sketchbook: step-sequenced mindless techno crazyness

I was browsing Youtube the other day, and got sick of all the guys with Evolvers having all the fun with their step-sequencers and such, so I thought I’d give something similar a go on my Blofeld. I set up a basic repeating sequence of notes on the PC, set up a basic patch on the Blofeld, and then tweaked away, bringing in different elements and playing with various parameters.

The interesting thing is that this is all one voice, and just one note at a time. The lead sound uses the first two oscillators, and the lower bass sound uses the third, and the noise source powers the drums. Because the Blofeld has two filters per voice, I was able to run the noise through its own filter and adjust it separately, producing bass, hi-hat, and weird spacey sounds.


20090729: 4 minutes 47 seconds

mac os x on kvm

While I no longer have a Mac, I still need one from time-to-time for development and testing purposes at work. My old MacBook Pro is still there, and runs just fine in that role, but for a laugh I thought if it would be possible to run Mac OS X in a virtual machine on my new laptop using KVM, the open-source virtualisation system built in to the Linux kernel. The answer, surprisingly, was yes:

For the installation, I used iDeneb, a bootable Mac OS X installer DVD that’s pre-patched and ready to boot on most PCs. The only trick to getting it working on KVM seems to be to use an alternative kernel — the Voodoo 9.5.0 kernel worked for me — and to find a virtual network card that both KVM and OS X support. In fact, I haven’t quite figured that last one out yet, but I’m giving it another go right now.

The only real problem is the performance — it’s terrible! Dock bounces aren’t scientific measure of how long it takes to start applications, but when you get to double-digits starting Terminal.app, you know you’re in trouble. Even if I do get the networking issues sorted, I doubt it’ll be usable for anything serious.

apollo fever

The world is going Apollo-mad with the 40th anniversary of Apollo 11, the first manned mission to land on the moon, and there’s no better way to celebrate than with some fresh images of those pioneering missions. Last month, NASA launched the Lunar Reconnassance Orbiter, or LRO, which will map the moon in greater detail than ever before. It’s the first lunar mapping mission with the resolution needed to photograph the equipment left behind by the Apollo missions, and just a few days ago, that’s exactly what it did.

This shot of the Apollo 14 landing site is definitely the best of the lot so far — you can see not just the base of the Lunar Module, but also the science payload set up a short distance away, and the path the astronauts walked to deliver it:

There are more images on the LRO website. The best news is that LRO still isn’t in its final mapping orbit, so it should be sending back even better photos of these historic sites in the future.

mirror’s edge

No-one’s ever quite cracked the magic formula for the perfect first-person platformer, but Mirror’s Edge takes a good stab at it. Like the survival horror/action game Dead Space, which came out around the same time last year, Mirror’s Edge is an example of the new, non-sequel titles we’ve been told to expect from the reformed EA.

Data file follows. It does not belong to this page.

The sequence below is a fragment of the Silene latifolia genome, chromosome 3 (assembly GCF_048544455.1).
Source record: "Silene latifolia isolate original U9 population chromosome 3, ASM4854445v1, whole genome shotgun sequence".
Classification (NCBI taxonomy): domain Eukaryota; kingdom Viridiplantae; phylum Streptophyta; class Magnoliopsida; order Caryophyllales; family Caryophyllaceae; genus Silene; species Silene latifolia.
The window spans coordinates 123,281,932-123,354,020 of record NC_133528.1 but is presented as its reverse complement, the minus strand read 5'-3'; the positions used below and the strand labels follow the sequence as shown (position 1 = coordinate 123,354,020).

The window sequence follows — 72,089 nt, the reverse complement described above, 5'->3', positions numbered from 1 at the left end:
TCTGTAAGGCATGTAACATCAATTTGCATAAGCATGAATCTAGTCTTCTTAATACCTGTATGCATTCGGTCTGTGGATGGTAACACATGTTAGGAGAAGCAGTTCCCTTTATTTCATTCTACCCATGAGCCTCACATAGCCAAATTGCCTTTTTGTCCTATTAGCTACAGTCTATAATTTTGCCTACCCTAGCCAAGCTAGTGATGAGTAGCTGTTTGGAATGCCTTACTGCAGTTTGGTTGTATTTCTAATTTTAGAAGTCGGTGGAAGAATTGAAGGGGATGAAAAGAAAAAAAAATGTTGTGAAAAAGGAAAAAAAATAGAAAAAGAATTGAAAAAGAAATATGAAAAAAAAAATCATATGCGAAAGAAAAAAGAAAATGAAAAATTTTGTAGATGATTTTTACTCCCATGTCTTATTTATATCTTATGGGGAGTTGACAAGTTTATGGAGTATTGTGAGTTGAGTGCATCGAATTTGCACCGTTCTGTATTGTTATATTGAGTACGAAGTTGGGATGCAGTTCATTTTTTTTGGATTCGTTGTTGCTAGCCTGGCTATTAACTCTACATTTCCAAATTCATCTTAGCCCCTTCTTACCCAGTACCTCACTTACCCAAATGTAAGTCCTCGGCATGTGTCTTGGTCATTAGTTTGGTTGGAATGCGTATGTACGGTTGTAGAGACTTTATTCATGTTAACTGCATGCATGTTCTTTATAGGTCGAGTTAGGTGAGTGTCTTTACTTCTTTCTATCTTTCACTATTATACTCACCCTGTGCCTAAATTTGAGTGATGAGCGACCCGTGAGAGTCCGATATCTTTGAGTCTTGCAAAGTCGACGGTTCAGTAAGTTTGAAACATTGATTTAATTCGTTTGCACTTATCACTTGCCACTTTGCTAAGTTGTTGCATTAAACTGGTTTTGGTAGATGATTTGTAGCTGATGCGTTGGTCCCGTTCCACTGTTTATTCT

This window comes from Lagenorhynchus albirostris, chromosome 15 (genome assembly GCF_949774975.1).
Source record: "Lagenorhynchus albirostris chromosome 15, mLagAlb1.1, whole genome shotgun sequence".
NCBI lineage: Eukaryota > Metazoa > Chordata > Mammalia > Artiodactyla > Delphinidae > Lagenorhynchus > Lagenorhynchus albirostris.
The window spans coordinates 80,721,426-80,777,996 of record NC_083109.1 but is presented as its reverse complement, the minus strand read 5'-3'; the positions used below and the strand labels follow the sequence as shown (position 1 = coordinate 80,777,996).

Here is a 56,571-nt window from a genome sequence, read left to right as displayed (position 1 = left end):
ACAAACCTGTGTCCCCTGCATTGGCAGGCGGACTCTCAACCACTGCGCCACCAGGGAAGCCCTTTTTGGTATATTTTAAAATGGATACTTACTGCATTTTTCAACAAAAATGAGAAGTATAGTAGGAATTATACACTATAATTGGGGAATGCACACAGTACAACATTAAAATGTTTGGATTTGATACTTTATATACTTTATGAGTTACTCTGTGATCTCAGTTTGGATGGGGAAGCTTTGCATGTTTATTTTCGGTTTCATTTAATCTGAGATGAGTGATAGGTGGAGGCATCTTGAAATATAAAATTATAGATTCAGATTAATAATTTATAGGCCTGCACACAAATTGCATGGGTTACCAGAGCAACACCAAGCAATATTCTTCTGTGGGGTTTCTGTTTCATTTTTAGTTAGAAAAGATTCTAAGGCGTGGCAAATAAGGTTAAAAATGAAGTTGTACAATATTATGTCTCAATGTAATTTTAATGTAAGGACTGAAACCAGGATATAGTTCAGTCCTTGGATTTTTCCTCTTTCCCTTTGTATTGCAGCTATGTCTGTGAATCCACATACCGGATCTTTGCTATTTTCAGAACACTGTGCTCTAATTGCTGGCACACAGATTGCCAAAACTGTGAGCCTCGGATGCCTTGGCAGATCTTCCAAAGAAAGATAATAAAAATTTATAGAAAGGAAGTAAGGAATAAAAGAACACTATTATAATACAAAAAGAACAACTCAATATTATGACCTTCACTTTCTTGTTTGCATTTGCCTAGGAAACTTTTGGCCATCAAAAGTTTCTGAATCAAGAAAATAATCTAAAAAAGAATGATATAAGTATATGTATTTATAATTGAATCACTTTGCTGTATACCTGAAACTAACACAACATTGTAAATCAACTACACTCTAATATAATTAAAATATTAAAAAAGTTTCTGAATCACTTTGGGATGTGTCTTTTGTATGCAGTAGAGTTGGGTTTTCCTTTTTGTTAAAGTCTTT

It’s set in a brilliant, white, clean world under totalitarian rule, and the player takes the role of Faith, a messenger (or “runner”) who represents one of the last communication channels not monitored by the state. That sets you up for spending a lot of time running and jumping, navigating rooftops and buildings as quickly and smoothly as possible. There’s combat in this game, but you’ll rarely find yourself carrying a weapon, and when you do, your agility is limited, so it’s often better (or required) to duck and run rather than taking down enemies by force.

When it all comes together, Mirror’s Edge is just fantastic. Faith is extremely agile, and the world is often set up so that you can, with practice, cruise through it at quite a pace, leaping and wall-running over gaps, and ducking and vaulting to avoid obstacles. The game has no UI to speak of — just an almost-imperceptible dot in the middle of the screen that you can focus on to avoid motion-sickness — and Faith’s arms and legs are often in view, so you get a great sense of being in her shoes. When you get in to the rhythm of things, it’s an amazing experience, and there are some clever aids to help you, such as “runner vision”, which highlights potential paths.

Unfortunately, it often degrades in to a frustrating experience. Whether it’s due to problems with the combat, or the sometimes hit-or-miss navigation of the environment, the result is the same: having to replay some sections of the game until you find, or just manage the execute, the proper path through.

Apparently Mirror’s Edge didn’t sell terribly well, so it’s unclear whether or not EA has plans to produce a sequel. I’d really like to see one, though — there’s some real promise in there, and with a bit more time polishing the mechanics and level design, it could just be a great first-person platformer.

congrats to SpaceX!

I’m fascinated by private spaceflight — it’s amazing to see private companies develop technologies and complete feats that were once the domain of governments with enormous budgets — and today saw another milestone. SpaceX successfully launched its Falcon 1 rocket for the first time in September last year after three failed attempts, and today it repeated that feat with a paying customer, launching the RazakSAT satellite for the Malaysian government.